Students get high, hold ‘Seance,’ talk to the dead

Fresno is the asshole of California. Well, that's one of the many hilarious messages you'll walk away with after viewing "The Seance" written by Dylan Waite and directed by Jon Robin, both seniors. With the promise of sex, weed, tacos and Fresno displayed on the poster, how could one not be intrigued by the results?

"The Seance" is the first student written play to be part of the main season of the SSU Department of Theatre Arts & Dance and the 15th play of playwright Dylan Waite's to be read or performed at Sonoma State.

Dramaturg Celine Delcayre, senior, helped Waite transform the initial draft throughout the production process, an extra set of trained eyes to make sure the characters stayed true with the changes and the play contained the same thematic consistency. Working together with director Jon Robin and the three students have quite the final product to be proud of.

Taking place in Fresno in present day during a water drought (there's the Water Works connection), Alex (Alexx Oddenino) has driven down from Oregon to attend her recently deceased friend / ex-roommate / one time lover's (also named Alex) funeral only to discover it's been moved back a few days because of the drought.

Unaware of both the change of date and of how Alex 2 died, Alex 1 finds herself confused and lost as she tries getting through the day with Alex 2's Fresno friends while constantly looking for answers. Why is there a drought? What does that have to do with moving the day of the funeral? Did Alex 2 ever mention their relationship? Why is Fresno considered the asshole of California? Alex 1 is thirsty for water and justice.

Alex 2's friends are a diverse bunch of individuals, each bringing something different to the play. Teddy (Christian Million) is rather content and seems more concerned about getting high than answering Alex 1's constant questions, while his best friend Devon (David O'Connell) steals the show as the foul-mouthed loveable jerk who has trouble conveying his feelings on the matter of Alex 2's death.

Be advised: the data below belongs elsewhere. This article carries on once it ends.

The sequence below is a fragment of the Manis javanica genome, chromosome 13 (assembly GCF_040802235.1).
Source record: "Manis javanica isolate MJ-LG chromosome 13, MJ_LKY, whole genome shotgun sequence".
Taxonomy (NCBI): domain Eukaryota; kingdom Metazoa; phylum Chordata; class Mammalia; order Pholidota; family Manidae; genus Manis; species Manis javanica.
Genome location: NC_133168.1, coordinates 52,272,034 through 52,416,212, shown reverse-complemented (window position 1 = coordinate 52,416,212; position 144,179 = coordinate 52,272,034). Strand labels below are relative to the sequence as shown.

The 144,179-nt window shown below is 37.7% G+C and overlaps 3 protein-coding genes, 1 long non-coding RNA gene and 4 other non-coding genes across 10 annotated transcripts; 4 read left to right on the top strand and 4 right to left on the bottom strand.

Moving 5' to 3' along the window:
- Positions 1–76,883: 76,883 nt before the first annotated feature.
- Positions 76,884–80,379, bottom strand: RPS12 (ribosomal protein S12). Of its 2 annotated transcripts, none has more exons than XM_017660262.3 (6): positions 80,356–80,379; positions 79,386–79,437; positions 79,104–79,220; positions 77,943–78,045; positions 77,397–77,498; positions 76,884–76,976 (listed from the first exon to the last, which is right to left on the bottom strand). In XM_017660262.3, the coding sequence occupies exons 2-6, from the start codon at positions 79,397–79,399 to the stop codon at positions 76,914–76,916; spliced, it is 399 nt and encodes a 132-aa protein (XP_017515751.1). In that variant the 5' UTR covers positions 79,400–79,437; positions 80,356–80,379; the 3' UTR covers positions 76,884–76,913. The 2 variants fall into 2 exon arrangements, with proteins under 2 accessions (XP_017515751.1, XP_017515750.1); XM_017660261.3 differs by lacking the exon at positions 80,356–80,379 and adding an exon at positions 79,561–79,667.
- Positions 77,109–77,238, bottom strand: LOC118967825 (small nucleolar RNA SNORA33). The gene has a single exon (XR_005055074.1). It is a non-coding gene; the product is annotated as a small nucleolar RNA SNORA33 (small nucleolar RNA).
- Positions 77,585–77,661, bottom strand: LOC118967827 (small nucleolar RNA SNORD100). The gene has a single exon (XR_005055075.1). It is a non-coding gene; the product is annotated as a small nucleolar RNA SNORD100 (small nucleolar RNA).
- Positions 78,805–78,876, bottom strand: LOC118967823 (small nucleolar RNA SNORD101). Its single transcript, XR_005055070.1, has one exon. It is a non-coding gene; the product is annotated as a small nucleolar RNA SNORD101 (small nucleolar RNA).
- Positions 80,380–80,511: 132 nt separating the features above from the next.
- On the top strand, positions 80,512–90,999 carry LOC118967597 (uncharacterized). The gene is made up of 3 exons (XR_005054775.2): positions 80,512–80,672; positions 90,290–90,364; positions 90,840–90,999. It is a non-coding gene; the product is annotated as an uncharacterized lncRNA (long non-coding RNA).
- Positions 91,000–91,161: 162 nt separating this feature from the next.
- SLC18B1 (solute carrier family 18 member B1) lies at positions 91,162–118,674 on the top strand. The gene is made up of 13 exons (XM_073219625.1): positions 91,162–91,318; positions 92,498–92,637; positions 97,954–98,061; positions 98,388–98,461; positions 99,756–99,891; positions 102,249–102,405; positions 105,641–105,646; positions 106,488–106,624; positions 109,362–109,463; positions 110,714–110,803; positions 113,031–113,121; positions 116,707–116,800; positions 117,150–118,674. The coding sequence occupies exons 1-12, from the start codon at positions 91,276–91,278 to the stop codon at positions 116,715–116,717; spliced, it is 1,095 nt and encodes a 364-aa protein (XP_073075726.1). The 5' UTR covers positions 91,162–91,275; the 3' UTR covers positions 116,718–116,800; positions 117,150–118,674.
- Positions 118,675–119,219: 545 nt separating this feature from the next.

Their mutual friend Bryan (Jake Burke) is slightly troubled in general, conflicted with his sexual orientation amongst other things. He's a bit slow on the uptake, but is still goofy and charming enough to get away with asking certain questions. Bryan really evolved throughout the play, and I found myself rather smitten with him by the end.

And then there's the Jesus-loving good girl Katie (Samantha Loredo), whose chipper attitude was often the right amount of humor needed for the particularly darker scenes in the play. Constantly friendly yet conservative, Alex 2's death hit her just as hard as everyone else.

For those wondering if the title of the play is false advertising, allow me to assure you that a seance does happen by the second act. With the introduction of Rachel (Hana Casita), a rebellious free spirit and self-proclaimed medium, Alex 1 feels like she's going further down the rabbit hole when the notion of talking to the dead is brought up.

While Alex 2's death seems like it might set a macabre tone for the rest of the play, the constant (sometimes dark) humor in every scene does a wonderful job balancing emotions.

Just when things feel like they're getting too serious, Bryan or Devon just opens their mouth and the audience is relaxed once again.

I did go into the play thinking it might try to be a stoner comedy, one directed at the target audience of young people, but was pleasantly surprised when it became obvious that there was a stable plot. The play still is relatable with a younger demographic, but the themes of death and mourning are universally known with any audience.

The sets were simple, yet effective for the smaller size of the black box theatre. A play like "The Seance" relies more on the acting rather than the set and props, although the use of cigarettes did impress me as well as the soundtrack throughout.

"The Seance" was the perfect bold choice to open the main season with, for I now find myself anxiously awaiting what the department has in store next. With strong relatable characters coming to life from our own talented Sonoma State students, this play shows that the theatre department is definitely a force to be reckoned with.

The play will return March 27 to March 30, with shows starting at 7:30 p.m. (and 6:30 p.m. only on March 27).

Tickets are $10 to $17, with Sonoma State students being admitted for free for all performances. For more information visit http://www.sonoma.edu/waterworks.